The initial paragraph functions as an exordium to the written address that follows. It introduces the theme of the superiority of God’s Son to all other previous modes of revelation. This theme receives emphatic expression in the first and last verses, where the revelation delivered by the Son is contrasted with that delivered through men and angels. The writer’s perspective is distinctly theocentric; he confronts his readers immediately with the God who intervened in human history with his sovereign word addressed to humankind. His ultimate word, however, was spoken through one who is distinguished from others by reason of the unique relationship he sustains to God. The core of the paragraph, which consists of seven predicates, explores the character of the divine Son in terms of expectations prompted by reflection upon Ps 2 and Ps 110 as well as by contemporary currents of Jewish wisdom theology. The Son unites in his person the attributes and privileges of the royal Son, the Wisdom of God, and the royal Priest. Consequently, he is uniquely qualified to be the one through whom God spoke his final word.
Vanhoye (La structure, 65-68) has shown that the effect of the change of subject from God to Son in the middle of the sentence is to arrange the several clauses of the period into two units, vv 1-2 and vv 3-4. Grammatically, the second unit depends upon the first because it begins with a relative clause. By virtue of its pregnant expression, however, the second unit assumes the dominant position and tends to reduce the initial lines to the role of a preamble. Both units are composed around a central statement, to which the remaining clauses are attached. The center of the first unit is the assertion that “at the end of these days, he has spoken to us in the Son” (v 2 a). This proposition is preceded by the solemn and stately beginning of the period, with its focus on the revelation through the prophets (v 1), and is followed by two relative clauses that succinctly qualify the status and character of the Son (v 2 b–c). At the center of vv 3-4 stands the proposition, “having made purification for sins, he sat down at the right hand of the divine majesty on high” (v 3 c). This declaration summarizes the redemptive accomplishment of the Son and his subsequent exaltation at its completion. It is harmoniously balanced by two coordinating phrases introduced by present participles (ὢν … φέρων τε) that effectively suggest the transcendent dignity of the Son on one side and by two correlative members of a comparison which assert his excellence on the other side. The two units of the period have been artistically unified so that the first concludes with the word υἱῷ, “Son,” which in turn prepares for the second unit, which concludes with the corresponding noun ὄνομα, “name.”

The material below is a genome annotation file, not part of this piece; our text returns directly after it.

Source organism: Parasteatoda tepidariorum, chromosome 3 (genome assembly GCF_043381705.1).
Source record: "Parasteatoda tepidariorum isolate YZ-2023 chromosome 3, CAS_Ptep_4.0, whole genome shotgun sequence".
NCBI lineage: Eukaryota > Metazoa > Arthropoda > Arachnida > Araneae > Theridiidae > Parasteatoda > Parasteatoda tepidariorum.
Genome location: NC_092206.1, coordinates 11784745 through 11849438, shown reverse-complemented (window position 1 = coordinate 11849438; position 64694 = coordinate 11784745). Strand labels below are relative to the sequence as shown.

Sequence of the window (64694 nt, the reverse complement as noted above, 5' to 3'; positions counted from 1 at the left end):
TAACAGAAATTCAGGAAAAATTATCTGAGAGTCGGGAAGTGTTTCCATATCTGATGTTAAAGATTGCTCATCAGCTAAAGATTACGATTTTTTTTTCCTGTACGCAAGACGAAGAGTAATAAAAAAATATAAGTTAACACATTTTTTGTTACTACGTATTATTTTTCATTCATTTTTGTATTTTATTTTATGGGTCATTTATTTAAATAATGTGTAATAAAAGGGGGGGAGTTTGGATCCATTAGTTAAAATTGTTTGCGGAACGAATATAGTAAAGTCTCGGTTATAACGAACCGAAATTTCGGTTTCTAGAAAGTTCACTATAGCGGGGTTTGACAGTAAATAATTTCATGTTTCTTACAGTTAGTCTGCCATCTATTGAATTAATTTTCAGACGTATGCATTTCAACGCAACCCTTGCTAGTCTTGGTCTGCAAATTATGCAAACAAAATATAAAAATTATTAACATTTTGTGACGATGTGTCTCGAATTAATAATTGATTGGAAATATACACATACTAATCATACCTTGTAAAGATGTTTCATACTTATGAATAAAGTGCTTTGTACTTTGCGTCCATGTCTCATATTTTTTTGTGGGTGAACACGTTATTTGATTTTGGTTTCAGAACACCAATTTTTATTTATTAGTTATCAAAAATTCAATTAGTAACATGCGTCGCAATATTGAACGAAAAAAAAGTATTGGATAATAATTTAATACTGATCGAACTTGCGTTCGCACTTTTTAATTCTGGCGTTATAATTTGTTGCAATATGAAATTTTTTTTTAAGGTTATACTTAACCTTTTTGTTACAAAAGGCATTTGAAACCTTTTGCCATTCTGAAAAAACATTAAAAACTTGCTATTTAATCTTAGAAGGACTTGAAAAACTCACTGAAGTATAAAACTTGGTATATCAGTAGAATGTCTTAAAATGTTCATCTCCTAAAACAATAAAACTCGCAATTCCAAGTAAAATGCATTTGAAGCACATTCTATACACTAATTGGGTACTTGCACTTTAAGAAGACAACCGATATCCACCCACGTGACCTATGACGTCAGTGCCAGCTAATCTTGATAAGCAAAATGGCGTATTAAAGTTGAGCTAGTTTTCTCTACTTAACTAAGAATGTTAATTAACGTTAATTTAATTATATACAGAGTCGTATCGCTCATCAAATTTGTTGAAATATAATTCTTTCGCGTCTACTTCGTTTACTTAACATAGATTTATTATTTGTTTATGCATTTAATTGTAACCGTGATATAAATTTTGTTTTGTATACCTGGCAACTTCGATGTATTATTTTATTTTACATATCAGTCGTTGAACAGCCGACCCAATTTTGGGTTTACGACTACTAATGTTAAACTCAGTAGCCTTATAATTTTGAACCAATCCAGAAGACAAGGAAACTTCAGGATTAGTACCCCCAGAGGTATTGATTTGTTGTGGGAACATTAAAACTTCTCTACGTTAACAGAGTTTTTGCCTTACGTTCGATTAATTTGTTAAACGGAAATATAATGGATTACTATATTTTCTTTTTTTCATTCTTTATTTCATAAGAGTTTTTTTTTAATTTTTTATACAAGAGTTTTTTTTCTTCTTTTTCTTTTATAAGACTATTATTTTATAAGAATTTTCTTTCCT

1 a πολυμερω̑ς καὶ πολυτρόπως, “at various times and in many ways.” Although the use of alliterative combinations of πολυ- words in rhetorical openings was a common practice in this period (Moffatt, 2), the initial adverbial phrase in Hebrews is more than a literary convention. These πολυ- compounds express in an emphatic way the writer’s conviction concerning the extent of the OT revelation. He surveys the revelation granted through the prophets in its variety and fullness but implies that until the coming of the Son the revelation of God remained incomplete.
Both compounds occur only here in the NT, and it has been asserted that they betray an indebtedness to Philo (e.g., Spicq, 1:46). Although Philo does have a fondness for πολυ- compounds and for alliteration involving πολυ- words, the particular combination found in 1:1 never occurs in his writings. There is, in fact, nothing in the Philonic corpus corresponding to this sonorous description of the OT revelation as manifold and varied. No evidence exists that the writer to the Hebrews was influenced in his choice of expression or its application by anything he found in Philo (Williamson, Philo, 70-74, 133-34).
1 b–2 a The contrast implied by the temporal references to past time (πάλαι) and to the present marked by the utterance of God’s decisive and climactic word (ἐπ᾿ ἐσχάτου τῶν ἡμερῶν τούτων, “this final age”) expresses the classic Jewish and primitive Christian conception of the succession of two ages in the course of redemptive history. The characterization of the present time as “this final age” is qualitative and indicative of the dominant eschatological orientation of the writer’s thought. He is persuaded that certain decisive events have already taken place marking the fulfillment of the promise and foreshadowing of the OT Scriptures, and that certain other decisive and final events will yet occur. Apocalyptic eschatology provided him the categories with which to interpret the entire history of God’s redemptive action (Klappert, Eschatologie, 11-61; on the fundamental difference between Philo and Hebrews on the subjects of time and history, see Williamson, Philo, 142-59). The distinctly Christian perspective reflected in the opening lines of Hebrews is thrown into bold relief when the writer’s statement is compared with the temporal contrast developed by a contemporary, who viewed the destruction of Jerusalem in AD 70 from a Jewish apocalyptic point of view: “In former times, even in the generations of old, our fathers had helpers, righteous men and holy prophets.…; But now the righteous have been gathered, and the prophets have fallen asleep. We also have gone forth from the land, and Zion has been taken from us, and we have nothing now except the Mighty One and his law” (2 Apoc. Bar. 81:1, 3).